Friday, June 30, 2017

Parables For The 4th Of July

One of my mentors in ministry seemed to have a knack for always singing "O God Of Earth And Altar" when there was a national crisis.  I once asked him how he managed that since I knew that he planned his services way ahead of time.  His response was, "There's always a crisis, I just set my schedule."  I say that because I did not originally expect this week's sermon on the two parables found in Luke 12:13-21 and Luke 16:19-31.  These parables are often called "The Rich Fool" and "The Rich Man and Lazarus."

I have been preaching this series on the parables and a few weeks ago moved their order around because I wanted one of the parables to match the Baby Dedication service we were doing.  In doing so, these two parables wound up on the 4th of July weekend.  Further proof, if it is needed, that God has a sense of humor.

These two parables hold an uncomfortable mirror up to those of us living in America, whether we explore them personally or as a nation. 

In the first, Jesus tells the story of a man whose isolation is so extreme that he only talks to himself.  His ponderings over what to do with his increasing wealth are peppered with the phrases, "my grain," "my barns," "my soul."  This in a culture (that of the Middle East in Jesus' day) in which no one made decisions without consultation with neighbors and long discussion.  Also in a Torah culture this kind of agricultural windfall would be expected to be used to assist the neighbor who was struggling.  But this man has no thoughts at all along either of those lines.  His entire monologue is a study in narcissism.  And God's response is, "This night your life is required of you."  The Greek word used for "required" or "demanded" is one usually related to the calling in of a debt payment.  Our lives are on loan.  We do not own them.  Our wealth is on loan.  The bounty of our nation is on loan.  We will be required to give all of them back and to make some account of what we've done with them.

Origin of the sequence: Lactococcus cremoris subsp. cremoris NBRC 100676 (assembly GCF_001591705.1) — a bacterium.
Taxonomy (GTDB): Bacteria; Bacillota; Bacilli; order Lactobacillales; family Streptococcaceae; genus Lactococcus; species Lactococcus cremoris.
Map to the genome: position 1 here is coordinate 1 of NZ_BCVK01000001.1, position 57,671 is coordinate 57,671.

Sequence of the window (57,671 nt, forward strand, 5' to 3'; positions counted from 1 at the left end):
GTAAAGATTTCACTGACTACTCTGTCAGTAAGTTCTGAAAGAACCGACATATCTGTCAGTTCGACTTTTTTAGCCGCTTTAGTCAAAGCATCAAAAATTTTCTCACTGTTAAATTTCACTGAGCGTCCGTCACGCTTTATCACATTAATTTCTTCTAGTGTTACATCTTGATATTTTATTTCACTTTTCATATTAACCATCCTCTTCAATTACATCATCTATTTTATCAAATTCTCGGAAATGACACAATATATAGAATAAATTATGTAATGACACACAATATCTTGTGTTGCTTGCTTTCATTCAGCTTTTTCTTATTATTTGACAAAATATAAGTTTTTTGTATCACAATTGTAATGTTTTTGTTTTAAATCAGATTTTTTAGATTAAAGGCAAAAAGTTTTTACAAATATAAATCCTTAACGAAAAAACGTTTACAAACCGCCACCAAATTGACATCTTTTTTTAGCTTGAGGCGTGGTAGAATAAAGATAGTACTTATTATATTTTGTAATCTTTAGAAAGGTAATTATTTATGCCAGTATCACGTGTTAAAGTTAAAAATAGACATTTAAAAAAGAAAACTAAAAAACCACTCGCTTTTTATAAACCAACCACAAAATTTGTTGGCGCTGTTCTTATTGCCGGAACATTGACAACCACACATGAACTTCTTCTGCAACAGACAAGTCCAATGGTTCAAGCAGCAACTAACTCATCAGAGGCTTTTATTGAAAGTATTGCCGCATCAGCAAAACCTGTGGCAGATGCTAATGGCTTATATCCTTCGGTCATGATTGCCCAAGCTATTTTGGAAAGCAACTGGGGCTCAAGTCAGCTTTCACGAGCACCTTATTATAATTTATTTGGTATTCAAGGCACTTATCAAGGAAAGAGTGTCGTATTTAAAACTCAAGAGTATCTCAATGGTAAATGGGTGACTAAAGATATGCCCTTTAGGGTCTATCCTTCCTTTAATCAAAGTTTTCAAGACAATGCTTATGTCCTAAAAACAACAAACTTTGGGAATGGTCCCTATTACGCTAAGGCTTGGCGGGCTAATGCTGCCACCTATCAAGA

In the second parable, Jesus describes this attitude as it gets acted out in interpersonal relationships...up close and personal.  The rich man has no name.  He is often called "Dives," but this is just Latin for "rich man."  He wears his purple (an expensive cloth) every day.  And the fact that he is also described as "dressed in linen" is a reference to undergarments.  Jesus is saying, "even his underwear was expensive stuff."  (I will leave you to make your own connections to Donald Trump here, but believe me, I'm making them as well).